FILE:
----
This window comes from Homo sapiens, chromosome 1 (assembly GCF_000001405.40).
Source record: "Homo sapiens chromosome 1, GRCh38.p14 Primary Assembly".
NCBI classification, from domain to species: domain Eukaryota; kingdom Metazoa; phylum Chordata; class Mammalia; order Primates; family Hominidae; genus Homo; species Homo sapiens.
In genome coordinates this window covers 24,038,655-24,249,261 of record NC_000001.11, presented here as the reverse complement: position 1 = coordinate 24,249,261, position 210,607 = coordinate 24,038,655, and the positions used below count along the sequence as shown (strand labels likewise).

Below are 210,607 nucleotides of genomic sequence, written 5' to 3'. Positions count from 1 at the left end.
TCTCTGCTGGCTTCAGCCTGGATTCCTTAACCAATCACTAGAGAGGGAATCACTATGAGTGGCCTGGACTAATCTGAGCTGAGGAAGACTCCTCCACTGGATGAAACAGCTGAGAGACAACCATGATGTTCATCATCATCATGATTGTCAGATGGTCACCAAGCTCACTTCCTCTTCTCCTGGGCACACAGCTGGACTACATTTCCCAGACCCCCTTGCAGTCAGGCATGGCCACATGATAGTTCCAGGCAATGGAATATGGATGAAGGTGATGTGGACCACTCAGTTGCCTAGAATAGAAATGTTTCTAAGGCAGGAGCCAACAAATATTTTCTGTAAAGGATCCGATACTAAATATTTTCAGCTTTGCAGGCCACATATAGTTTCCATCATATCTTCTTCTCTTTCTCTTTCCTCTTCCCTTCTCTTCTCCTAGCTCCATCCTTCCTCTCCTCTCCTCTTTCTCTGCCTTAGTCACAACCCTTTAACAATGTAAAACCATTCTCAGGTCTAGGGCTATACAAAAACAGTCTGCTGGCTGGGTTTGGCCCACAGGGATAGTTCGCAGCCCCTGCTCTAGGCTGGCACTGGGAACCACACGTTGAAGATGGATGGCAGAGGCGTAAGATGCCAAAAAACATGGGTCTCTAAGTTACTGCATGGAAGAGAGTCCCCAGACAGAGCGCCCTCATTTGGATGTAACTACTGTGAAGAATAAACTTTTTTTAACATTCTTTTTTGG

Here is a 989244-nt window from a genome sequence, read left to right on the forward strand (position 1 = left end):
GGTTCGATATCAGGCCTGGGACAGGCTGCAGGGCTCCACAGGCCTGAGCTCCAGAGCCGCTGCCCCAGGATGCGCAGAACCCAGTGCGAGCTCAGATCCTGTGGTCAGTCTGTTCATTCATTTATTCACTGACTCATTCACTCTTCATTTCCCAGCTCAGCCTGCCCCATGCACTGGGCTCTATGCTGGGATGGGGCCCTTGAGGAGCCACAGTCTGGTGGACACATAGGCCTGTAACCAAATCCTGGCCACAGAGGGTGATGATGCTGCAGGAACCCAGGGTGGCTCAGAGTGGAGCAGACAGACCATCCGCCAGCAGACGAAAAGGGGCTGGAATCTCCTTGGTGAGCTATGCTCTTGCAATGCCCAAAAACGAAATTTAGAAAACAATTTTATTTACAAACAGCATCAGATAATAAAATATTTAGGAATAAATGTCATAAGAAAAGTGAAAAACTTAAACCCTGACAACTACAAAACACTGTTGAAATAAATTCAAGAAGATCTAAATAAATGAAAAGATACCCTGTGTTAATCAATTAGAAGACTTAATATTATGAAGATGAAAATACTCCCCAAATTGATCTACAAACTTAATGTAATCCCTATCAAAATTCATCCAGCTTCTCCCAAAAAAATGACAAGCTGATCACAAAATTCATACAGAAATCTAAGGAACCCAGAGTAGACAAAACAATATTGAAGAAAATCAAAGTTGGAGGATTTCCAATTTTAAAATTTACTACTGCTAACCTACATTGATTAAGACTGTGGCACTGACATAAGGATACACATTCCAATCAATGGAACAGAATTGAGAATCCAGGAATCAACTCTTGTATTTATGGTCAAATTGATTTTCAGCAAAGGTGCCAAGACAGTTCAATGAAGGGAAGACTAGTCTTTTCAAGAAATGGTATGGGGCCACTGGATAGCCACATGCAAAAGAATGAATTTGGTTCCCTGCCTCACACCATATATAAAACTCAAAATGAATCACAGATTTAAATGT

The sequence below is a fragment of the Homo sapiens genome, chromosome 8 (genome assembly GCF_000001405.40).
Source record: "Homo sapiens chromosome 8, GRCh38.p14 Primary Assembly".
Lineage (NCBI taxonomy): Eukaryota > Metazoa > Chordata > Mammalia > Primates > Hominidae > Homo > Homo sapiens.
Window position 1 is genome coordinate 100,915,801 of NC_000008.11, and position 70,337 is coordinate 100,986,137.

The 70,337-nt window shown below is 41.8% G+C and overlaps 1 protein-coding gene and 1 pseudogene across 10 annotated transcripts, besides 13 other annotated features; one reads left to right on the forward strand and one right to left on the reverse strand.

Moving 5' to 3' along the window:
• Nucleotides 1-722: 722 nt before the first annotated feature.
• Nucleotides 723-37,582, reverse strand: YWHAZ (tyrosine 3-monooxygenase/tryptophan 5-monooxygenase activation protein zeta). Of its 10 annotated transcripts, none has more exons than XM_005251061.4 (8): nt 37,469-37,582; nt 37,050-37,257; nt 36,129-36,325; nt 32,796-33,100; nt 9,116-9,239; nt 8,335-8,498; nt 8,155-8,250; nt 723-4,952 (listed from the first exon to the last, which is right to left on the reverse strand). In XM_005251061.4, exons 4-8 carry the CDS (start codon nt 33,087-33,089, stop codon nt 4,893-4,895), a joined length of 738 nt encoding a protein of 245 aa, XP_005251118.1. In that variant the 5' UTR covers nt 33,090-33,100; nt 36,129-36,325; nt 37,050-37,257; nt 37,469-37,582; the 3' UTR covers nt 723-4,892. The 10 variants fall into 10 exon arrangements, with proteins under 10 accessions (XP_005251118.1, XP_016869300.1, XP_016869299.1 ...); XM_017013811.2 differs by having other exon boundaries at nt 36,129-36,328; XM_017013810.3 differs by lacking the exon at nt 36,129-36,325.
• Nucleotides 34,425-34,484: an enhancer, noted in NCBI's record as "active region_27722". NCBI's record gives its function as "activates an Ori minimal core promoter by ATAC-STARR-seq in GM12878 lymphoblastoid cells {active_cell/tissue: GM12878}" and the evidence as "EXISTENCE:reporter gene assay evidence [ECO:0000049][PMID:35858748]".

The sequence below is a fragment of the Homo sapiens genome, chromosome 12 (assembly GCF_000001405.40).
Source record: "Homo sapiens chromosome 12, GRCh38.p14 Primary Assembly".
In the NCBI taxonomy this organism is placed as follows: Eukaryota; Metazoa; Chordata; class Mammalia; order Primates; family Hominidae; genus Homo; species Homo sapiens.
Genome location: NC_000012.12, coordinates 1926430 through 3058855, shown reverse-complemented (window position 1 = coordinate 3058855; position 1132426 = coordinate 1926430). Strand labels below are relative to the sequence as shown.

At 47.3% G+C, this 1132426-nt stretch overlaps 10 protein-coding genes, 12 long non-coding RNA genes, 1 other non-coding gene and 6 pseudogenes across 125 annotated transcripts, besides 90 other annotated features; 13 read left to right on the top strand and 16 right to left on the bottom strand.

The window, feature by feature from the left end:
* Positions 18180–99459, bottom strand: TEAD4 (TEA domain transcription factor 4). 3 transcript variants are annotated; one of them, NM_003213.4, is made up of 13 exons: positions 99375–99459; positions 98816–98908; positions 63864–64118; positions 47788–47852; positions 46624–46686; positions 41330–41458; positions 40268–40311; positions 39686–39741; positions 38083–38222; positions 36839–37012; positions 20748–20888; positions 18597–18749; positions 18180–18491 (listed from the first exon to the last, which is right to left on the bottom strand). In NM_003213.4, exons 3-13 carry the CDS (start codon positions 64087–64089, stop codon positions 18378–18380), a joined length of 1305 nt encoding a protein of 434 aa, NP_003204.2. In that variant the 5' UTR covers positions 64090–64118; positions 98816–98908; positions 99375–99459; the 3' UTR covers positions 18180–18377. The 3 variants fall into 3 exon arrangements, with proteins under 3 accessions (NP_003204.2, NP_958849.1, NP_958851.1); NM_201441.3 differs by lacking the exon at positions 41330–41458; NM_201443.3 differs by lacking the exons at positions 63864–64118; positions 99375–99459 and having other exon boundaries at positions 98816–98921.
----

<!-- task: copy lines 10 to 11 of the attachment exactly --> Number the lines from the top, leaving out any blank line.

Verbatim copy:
Source record: "Homo sapiens chromosome 8, GRCh38.p14 Primary Assembly".
Lineage (NCBI taxonomy): Eukaryota > Metazoa > Chordata > Mammalia > Primates > Hominidae > Homo > Homo sapiens.